Therefore, this study aims to characterize the low-frequency variability of the YSCWM and it possible relationship with three climate indices: the Arctic Oscillation (AO), El Niño/Southern Oscillation (ENSO), and the Pacific Decadal Oscillation (PDO) using the China Coastal Waters and Adjacent Seas Reanalysis (CORA) data. CORA assimilated the in situ observed temperature and salinity profiles collected by the National Marine Data and Information Service People’s Republic of China, World Ocean Data 2005 (WOD05), Global Temperature and Salinity Profile Project (GTSPP), and Array for Real-Time Geostrophic Oceanography (Argo) floats. It is worthy to emphasize that the dataset from the National Marine Data and Information Service People’s Republic of China integrates almost all the available historical observed temperature-salinity profiles in the Yellow Sea, which contributes to the high quality of CORA in the Yellow Sea. CORA has been validated using independent observations in previous studies. The results showed that CORA can better simulate temperature-salinity structure, mesoscale, and large-scale circulation in the western north Pacific including the Yellow Sea [17]. For further details about CORA and the assimilated observations the reader is referred to [17].

The rest of the paper is organized as follows. In Section 2, we describe the data used in this study. In Section 3, we explore the seasonal evolution and formation of the YSCWM. In Section 4, we investigate the interannual and decadal variability of the YSCWM and discuss the relationship between the YSCWM and the three climate indices (AO, ENSO, and PDO) considered in this study. Section 5 gives a brief summary and discussion.

2. Data and Methods

The CORA covers a period of 51 years from January 1958 to December 2008. The domain ranges from 99°E to 150°E and from 10°S to 52°N, including the Bohai Sea, the Yellow Sea, the East China Sea, the South China Sea, and adjacent seas. The datasets consist of monthly mean fields with horizontal resolution of 0.25° and 35 vertical depth levels.

To examine what climate factors are associated with the YSCWM variability, three climate indices are selected: AO index [18], Multivariable ENSO index (MEI) [19, 20], and PDO index [21, 22]. AO is the dominant pattern of nonseasonal sea level pressure variability north of 20°N. It is characterized by sea level pressure anomalies with opposite signs in the Arctic and 37–45°N [18]. MEI is an average of the main ENSO features contained in six observed variables over the tropical Pacific. A positive (negative) value of the MEI indicates the warm (cold) ENSO phase [19, 20]. The PDO index is defined as the leading principal component of monthly sea surface temperature variability north of 20°N in the North Pacific, and it is a long-lived El Niño-like pattern of the Pacific climate variability [21, 22].

The monthly mean wind stress and net heat flux are computed averaging the daily values obtained from the NCEP-NCAR reanalysis with the resolution of 2.5° [23]. The period of 51 years ranging from January 1958 to December 2008 is used to investigate the mechanisms of the YSCWM variability associated with AO, ENSO, and PDO. To examine the interannual and decadal variability of the YSCWM, all-time series used in this study are separated into two components including interannual and decadal variability. The decadal component is obtained by applying a 7-year Gaussian filter to the original time series. The interannual component is obtained by subtracting the decadal component from the original time series. To extract the dominant mode of heat flux and wind stress in the Yellow Sea’s region, an empirical orthogonal (EOF) analysis is performed upon the interannual and decadal time series.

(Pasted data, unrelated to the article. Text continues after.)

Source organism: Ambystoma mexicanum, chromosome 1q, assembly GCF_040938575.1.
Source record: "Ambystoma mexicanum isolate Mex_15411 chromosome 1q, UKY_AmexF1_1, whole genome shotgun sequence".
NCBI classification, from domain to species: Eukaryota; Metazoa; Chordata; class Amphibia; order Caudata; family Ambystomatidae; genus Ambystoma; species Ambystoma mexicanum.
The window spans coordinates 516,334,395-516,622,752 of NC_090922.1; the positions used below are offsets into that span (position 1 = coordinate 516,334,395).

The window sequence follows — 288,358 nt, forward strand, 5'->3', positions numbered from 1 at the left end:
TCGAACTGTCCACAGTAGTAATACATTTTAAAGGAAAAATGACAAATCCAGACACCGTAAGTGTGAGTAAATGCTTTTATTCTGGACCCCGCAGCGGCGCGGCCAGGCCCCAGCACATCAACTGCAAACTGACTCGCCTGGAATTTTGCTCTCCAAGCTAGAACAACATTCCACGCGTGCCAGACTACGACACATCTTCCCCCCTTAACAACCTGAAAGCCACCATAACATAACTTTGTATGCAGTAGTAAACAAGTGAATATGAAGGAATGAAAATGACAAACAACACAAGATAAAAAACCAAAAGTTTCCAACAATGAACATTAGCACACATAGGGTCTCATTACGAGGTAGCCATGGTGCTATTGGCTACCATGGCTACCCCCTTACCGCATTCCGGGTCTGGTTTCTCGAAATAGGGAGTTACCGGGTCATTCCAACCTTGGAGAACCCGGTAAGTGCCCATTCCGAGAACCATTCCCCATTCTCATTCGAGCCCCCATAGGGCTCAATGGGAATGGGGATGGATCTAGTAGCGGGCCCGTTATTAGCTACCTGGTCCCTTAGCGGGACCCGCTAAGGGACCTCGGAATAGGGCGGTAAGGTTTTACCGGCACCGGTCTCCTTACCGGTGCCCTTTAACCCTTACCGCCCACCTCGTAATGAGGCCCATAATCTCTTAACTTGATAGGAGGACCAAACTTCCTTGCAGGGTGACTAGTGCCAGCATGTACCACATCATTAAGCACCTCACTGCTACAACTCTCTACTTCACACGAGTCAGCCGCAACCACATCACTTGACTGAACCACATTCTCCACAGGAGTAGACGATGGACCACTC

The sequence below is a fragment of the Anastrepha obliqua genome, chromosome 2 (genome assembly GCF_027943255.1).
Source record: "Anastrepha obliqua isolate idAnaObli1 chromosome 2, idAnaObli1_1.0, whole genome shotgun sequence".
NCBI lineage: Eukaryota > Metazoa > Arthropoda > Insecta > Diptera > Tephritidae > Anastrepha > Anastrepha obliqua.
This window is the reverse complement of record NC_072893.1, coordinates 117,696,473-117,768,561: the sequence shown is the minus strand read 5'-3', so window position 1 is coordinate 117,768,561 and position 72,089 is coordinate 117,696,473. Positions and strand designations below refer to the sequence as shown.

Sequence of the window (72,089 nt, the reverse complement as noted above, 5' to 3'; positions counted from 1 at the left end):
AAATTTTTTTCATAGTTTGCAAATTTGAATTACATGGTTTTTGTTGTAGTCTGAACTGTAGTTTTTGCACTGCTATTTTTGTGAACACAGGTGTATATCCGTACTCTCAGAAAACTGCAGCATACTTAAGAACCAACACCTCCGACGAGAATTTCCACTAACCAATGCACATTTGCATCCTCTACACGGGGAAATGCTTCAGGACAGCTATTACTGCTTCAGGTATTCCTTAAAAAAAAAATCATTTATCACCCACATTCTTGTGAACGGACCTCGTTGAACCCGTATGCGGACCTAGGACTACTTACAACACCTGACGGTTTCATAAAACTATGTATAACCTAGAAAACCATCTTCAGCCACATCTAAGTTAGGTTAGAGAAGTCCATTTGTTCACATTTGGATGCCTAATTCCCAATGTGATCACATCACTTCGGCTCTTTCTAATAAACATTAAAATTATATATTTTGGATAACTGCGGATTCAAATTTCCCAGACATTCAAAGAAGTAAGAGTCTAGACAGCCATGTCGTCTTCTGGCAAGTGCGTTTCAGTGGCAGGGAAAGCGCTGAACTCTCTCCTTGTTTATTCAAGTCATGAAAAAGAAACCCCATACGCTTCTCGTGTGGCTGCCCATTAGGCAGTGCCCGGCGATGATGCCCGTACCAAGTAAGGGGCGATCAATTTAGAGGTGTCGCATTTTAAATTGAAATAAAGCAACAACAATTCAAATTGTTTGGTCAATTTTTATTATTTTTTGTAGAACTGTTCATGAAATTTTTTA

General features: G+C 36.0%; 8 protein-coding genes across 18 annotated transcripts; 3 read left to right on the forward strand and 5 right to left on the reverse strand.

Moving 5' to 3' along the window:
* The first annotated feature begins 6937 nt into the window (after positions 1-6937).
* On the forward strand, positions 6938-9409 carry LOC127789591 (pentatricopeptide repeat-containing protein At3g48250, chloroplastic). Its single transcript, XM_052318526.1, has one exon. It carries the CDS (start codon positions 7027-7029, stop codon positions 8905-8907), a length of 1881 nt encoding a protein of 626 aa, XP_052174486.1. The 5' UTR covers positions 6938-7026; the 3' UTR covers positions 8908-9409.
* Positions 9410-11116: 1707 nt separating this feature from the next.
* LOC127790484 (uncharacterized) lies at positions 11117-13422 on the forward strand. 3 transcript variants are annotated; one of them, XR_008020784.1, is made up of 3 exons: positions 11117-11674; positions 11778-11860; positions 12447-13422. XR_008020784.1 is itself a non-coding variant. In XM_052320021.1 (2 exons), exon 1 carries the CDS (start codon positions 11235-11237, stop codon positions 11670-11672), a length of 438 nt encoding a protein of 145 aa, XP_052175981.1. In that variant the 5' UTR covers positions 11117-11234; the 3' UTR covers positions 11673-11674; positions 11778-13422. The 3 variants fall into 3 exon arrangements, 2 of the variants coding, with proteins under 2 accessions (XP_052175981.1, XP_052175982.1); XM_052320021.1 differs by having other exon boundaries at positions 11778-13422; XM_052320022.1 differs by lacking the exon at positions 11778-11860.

3. Seasonal Evolution and Formation of the YSCWM

The YSCWM can be clearly distinguished in the bottom of the Yellow Sea. The Yellow Sea bottom water is the most stable level of the YSCWM [6]. YSCWM is traditionally defined as the cold water lower than 10°C in the bottom of the Yellow Sea in summer [6]. Thus, climatological monthly averaged temperature of the Yellow Sea bottom water during 1958–2008 is used to examine the formation and evolution of the YSCWM (Figure 2).

Figure 2: Monthly mean climatology of bottom water temperature (°C) in the Yellow Sea. The triangles indicate the location where the cross sections are performed.

In winter (December–February), the temperature is gradually reduced in the Yellow Sea. The cold water area (with temperatures below 10°C) is gradually increased. In January, there is a tongue of warmer water (with temperatures warmer than 10°C) whose tip moves from (35°N, 122.5°E) to (34°N, 123°E) from January to February and further moves southeastward in spring (Figure 2). The temperature in the central trough is higher than that of the surrounding water in winter.

In spring (March–May), the Yellow Sea water is warming further, and its frontal structure is changing. In March, the temperature structure is similar to that in February. The warm water tough still exists and then gradually disappears in April. However, in May, there are three cold water patches with temperatures below 7°C form around 36° 25′N, 122.5°E, 35° 50′N, 123.5°E, and 36° 25′N, 125°E (Figure 2). This suggests that the YSCWM has started to form in the Yellow Sea.